Gamer's Piece: Good night, sweet prince
Published: Tuesday, January 22, 2013
Updated: Tuesday, January 22, 2013 21:01
On January 4, British newspaper The Guardian reported that the Playstation 2 had officially been discontinued by Sony worldwide, 12 years and two months after its release in North America. While the writing was on the wall for a while, it’s kind of surreal both that it made it that long and that gaming’s most successful console is finally gone.
Back in 2000, when the console was first introduced, the DVD player was still in its relative infancy. The PS2 changed that. It was the first widespread DVD player at an affordable price, which played a big part in its amassing of 153 million consoles sold over the past decade.
Much more of that success, of course, lies in one of the greatest stretches of games released on one console. Because it was the de-facto “leader” with the largest audience thanks to that DVD stunt by Sony, companies were able to take more risks with games on the console, especially with ideas that could capture multiple markets. Rockstar’s “Grand Theft Auto” series is a good example; “3” set off a media firestorm, which led to “Vice City” becoming the console’s highest-selling game ever, followed by “San Andreas” beating that one out for the record.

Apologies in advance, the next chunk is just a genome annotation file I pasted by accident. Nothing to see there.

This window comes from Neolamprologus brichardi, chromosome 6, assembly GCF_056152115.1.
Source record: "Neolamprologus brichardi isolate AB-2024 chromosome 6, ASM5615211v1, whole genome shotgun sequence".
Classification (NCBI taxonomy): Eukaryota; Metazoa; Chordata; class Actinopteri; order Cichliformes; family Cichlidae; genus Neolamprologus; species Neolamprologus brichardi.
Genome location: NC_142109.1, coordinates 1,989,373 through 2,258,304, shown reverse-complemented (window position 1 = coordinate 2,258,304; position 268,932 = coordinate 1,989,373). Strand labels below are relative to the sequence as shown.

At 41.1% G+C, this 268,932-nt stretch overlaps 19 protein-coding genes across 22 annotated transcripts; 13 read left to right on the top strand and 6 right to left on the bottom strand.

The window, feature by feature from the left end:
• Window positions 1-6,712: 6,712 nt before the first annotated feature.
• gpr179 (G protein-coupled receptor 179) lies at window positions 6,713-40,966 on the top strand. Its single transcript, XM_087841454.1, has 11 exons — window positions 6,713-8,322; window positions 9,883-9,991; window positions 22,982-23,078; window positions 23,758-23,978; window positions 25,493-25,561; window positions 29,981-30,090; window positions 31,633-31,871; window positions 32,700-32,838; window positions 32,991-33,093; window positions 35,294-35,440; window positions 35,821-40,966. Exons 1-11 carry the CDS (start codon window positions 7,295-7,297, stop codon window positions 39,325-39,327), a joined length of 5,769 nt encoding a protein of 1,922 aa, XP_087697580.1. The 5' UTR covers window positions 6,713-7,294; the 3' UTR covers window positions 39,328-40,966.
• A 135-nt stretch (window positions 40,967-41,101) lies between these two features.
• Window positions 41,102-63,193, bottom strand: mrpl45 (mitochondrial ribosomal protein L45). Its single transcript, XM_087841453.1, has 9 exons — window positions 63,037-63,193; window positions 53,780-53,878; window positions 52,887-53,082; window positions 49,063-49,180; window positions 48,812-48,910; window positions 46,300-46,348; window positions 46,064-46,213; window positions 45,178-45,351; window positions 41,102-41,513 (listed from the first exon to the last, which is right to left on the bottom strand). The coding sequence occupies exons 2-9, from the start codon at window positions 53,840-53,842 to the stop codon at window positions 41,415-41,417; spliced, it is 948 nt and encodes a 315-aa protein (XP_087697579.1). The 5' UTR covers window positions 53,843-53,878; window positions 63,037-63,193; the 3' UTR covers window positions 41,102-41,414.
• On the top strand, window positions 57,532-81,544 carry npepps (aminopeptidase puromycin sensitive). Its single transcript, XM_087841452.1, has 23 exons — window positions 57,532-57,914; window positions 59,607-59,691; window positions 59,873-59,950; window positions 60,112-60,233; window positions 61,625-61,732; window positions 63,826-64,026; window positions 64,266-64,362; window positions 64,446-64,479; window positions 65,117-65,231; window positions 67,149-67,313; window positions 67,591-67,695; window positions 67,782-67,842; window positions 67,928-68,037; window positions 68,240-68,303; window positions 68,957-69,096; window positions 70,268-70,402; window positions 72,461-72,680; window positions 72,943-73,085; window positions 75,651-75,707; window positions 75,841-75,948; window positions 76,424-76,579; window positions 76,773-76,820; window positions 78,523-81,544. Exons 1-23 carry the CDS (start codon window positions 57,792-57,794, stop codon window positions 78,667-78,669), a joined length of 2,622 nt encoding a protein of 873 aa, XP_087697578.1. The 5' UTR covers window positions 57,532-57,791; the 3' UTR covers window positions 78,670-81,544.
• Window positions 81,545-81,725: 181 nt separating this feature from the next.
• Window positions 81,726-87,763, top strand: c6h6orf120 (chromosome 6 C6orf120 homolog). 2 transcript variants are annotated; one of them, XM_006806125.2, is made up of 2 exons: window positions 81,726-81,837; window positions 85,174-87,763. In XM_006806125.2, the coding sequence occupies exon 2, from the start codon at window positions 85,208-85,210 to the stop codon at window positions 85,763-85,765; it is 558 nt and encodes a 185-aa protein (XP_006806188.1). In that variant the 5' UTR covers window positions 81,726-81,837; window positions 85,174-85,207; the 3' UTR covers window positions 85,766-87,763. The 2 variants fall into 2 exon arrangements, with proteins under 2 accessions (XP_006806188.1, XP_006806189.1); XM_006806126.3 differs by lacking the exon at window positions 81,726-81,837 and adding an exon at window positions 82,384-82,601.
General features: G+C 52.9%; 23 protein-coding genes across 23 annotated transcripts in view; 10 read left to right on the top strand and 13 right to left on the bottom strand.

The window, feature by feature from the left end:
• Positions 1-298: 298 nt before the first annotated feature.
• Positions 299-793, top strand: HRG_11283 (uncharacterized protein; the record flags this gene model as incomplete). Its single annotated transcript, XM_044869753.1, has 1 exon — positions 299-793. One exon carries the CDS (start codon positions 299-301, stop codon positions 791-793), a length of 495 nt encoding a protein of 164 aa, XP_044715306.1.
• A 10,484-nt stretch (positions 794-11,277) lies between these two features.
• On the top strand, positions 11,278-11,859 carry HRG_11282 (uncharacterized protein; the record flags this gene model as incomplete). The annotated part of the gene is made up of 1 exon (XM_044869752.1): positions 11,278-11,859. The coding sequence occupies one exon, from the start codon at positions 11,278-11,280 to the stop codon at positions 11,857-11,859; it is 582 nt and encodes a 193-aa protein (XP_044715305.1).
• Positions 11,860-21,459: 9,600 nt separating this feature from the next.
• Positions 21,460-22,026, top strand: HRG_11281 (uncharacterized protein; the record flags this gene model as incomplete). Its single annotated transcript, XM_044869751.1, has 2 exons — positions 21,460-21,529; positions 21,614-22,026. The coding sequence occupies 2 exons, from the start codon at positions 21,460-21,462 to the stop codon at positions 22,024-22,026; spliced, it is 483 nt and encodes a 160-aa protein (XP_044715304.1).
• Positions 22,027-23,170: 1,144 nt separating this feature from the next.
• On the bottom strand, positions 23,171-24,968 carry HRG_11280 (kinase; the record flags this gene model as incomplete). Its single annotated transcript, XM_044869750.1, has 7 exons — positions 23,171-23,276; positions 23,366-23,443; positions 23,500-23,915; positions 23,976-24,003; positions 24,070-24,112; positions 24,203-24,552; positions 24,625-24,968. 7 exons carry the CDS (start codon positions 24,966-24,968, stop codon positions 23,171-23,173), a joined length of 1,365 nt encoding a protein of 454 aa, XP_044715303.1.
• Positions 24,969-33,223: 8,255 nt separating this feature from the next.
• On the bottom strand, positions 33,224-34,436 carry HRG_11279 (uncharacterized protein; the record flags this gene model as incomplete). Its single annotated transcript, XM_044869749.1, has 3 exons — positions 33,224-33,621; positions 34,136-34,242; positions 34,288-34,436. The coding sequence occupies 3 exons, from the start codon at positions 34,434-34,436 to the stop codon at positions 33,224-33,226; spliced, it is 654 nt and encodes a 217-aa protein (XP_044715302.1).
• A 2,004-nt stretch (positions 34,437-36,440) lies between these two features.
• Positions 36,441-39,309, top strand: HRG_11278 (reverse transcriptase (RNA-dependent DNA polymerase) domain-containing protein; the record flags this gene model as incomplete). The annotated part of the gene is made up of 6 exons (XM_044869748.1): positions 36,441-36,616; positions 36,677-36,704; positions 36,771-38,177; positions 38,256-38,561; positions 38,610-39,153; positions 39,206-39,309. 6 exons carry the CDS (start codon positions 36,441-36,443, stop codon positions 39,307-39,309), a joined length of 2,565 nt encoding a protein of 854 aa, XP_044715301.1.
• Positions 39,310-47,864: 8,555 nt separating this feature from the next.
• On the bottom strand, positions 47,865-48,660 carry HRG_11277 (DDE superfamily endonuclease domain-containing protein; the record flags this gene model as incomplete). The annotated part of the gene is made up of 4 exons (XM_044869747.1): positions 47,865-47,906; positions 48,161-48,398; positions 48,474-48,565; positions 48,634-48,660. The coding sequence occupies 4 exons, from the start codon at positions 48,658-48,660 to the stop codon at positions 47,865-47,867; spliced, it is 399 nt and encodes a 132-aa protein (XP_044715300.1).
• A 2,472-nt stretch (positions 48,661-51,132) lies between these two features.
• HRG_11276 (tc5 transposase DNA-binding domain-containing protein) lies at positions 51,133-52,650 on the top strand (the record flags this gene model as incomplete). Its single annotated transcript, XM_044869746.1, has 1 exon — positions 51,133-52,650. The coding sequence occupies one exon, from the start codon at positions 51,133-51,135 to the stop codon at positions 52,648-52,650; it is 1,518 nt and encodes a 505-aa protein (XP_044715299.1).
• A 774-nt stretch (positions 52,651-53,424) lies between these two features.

What’s more, for every guaranteed success like a “Gran Turismo,” there was an unheralded underdog that came out of nowhere to gain success. “Katamari Damacy,” Japan’s ball-rolling simulator that’s simultaneously ridiculous and fun, earned a bunch of sequels thanks to its bow on the PS2. “Guitar Hero” went from a strange novelty to the brief resurrector of the music genre. Everything from “Hot Shots Golf” to “The Guy Game” and “The Bible Game” (ugh) made it to shelves and the result was an amazing 1.5 billion total games sold. And that’s not even counting used copies. By having something for everyone, the console was able to cross over into mainstream success without breaking a sweat.
Sony’s treatment of the console wasn’t shabby, either. Where Microsoft and Nintendo admitted defeat by ending production of the Xbox and Gamecube shortly after their successors came out, both in 2007, Sony kept the PS2 alive long after, dedicated to a launch-day pledge saying it would last a decade. Having a less-expensive offering next to the then-$600 PS3 in 2006 and on was a good strategy for the company, as the extensive library helped its games stay in Gamestops until last year, a sign that the end was near.
As we leave the PS2 behind us, moving onto bigger and presumably better things, it should be remembered as a bastion of pure gaming. Its huge market allowed for experimentation with genres and styles of gameplay, and it was an important part of most of the early millennium from its array of compatible controllers to its fledgling online service, a shadow in Xbox Live’s light but an important stepping stone that led to Playstation Network and Playstation Plus. You don’t know what you’ve got ‘til it’s gone. (Except for me, as my PS2 is still kicking, and a new copy of “Katamari Damacy” just arrived in the mail a few days ago.)